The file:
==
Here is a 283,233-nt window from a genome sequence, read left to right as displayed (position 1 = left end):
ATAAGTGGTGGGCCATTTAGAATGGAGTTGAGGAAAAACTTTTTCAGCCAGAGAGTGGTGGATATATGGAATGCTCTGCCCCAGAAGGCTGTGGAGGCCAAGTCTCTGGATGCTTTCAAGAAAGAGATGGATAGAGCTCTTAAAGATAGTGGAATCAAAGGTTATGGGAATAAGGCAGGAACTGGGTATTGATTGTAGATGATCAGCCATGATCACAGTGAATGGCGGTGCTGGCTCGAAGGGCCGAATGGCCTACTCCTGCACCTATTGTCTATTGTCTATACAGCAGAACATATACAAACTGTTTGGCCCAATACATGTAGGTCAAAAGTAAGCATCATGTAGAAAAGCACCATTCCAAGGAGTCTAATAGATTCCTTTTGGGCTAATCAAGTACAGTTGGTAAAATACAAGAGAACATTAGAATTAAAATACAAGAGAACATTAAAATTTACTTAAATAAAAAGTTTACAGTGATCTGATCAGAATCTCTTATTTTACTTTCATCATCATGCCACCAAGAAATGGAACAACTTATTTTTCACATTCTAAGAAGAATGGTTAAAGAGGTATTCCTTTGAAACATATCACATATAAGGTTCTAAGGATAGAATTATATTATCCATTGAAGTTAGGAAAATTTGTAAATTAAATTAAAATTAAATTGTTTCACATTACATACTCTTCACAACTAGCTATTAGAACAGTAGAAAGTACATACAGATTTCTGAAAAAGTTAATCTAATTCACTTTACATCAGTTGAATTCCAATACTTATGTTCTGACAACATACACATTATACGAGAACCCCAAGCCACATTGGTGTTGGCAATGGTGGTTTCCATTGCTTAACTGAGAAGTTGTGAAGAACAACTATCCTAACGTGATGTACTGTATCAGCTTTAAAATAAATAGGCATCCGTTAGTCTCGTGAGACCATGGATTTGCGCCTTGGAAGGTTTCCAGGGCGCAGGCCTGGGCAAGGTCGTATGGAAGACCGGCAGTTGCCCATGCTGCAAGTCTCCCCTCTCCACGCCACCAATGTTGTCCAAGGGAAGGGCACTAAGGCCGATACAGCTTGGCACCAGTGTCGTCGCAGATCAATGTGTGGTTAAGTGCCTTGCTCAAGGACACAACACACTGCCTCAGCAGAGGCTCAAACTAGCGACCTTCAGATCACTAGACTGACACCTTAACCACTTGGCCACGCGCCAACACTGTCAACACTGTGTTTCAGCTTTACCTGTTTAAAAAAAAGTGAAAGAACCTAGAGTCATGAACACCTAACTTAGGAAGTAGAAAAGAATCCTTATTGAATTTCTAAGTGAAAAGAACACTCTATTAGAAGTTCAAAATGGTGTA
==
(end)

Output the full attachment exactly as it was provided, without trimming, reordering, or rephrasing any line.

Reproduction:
Here is a 283,233-nt window from a genome sequence, read left to right as displayed (position 1 = left end):
ATAAGTGGTGGGCCATTTAGAATGGAGTTGAGGAAAAACTTTTTCAGCCAGAGAGTGGTGGATATATGGAATGCTCTGCCCCAGAAGGCTGTGGAGGCCAAGTCTCTGGATGCTTTCAAGAAAGAGATGGATAGAGCTCTTAAAGATAGTGGAATCAAAGGTTATGGGAATAAGGCAGGAACTGGGTATTGATTGTAGATGATCAGCCATGATCACAGTGAATGGCGGTGCTGGCTCGAAGGGCCGAATGGCCTACTCCTGCACCTATTGTCTATTGTCTATACAGCAGAACATATACAAACTGTTTGGCCCAATACATGTAGGTCAAAAGTAAGCATCATGTAGAAAAGCACCATTCCAAGGAGTCTAATAGATTCCTTTTGGGCTAATCAAGTACAGTTGGTAAAATACAAGAGAACATTAGAATTAAAATACAAGAGAACATTAAAATTTACTTAAATAAAAAGTTTACAGTGATCTGATCAGAATCTCTTATTTTACTTTCATCATCATGCCACCAAGAAATGGAACAACTTATTTTTCACATTCTAAGAAGAATGGTTAAAGAGGTATTCCTTTGAAACATATCACATATAAGGTTCTAAGGATAGAATTATATTATCCATTGAAGTTAGGAAAATTTGTAAATTAAATTAAAATTAAATTGTTTCACATTACATACTCTTCACAACTAGCTATTAGAACAGTAGAAAGTACATACAGATTTCTGAAAAAGTTAATCTAATTCACTTTACATCAGTTGAATTCCAATACTTATGTTCTGACAACATACACATTATACGAGAACCCCAAGCCACATTGGTGTTGGCAATGGTGGTTTCCATTGCTTAACTGAGAAGTTGTGAAGAACAACTATCCTAACGTGATGTACTGTATCAGCTTTAAAATAAATAGGCATCCGTTAGTCTCGTGAGACCATGGATTTGCGCCTTGGAAGGTTTCCAGGGCGCAGGCCTGGGCAAGGTCGTATGGAAGACCGGCAGTTGCCCATGCTGCAAGTCTCCCCTCTCCACGCCACCAATGTTGTCCAAGGGAAGGGCACTAAGGCCGATACAGCTTGGCACCAGTGTCGTCGCAGATCAATGTGTGGTTAAGTGCCTTGCTCAAGGACACAACACACTGCCTCAGCAGAGGCTCAAACTAGCGACCTTCAGATCACTAGACTGACACCTTAACCACTTGGCCACGCGCCAACACTGTCAACACTGTGTTTCAGCTTTACCTGTTTAAAAAAAAGTGAAAGAACCTAGAGTCATGAACACCTAACTTAGGAAGTAGAAAAGAATCCTTATTGAATTTCTAAGTGAAAAGAACACTCTATTAGAAGTTCAAAATGGTGTA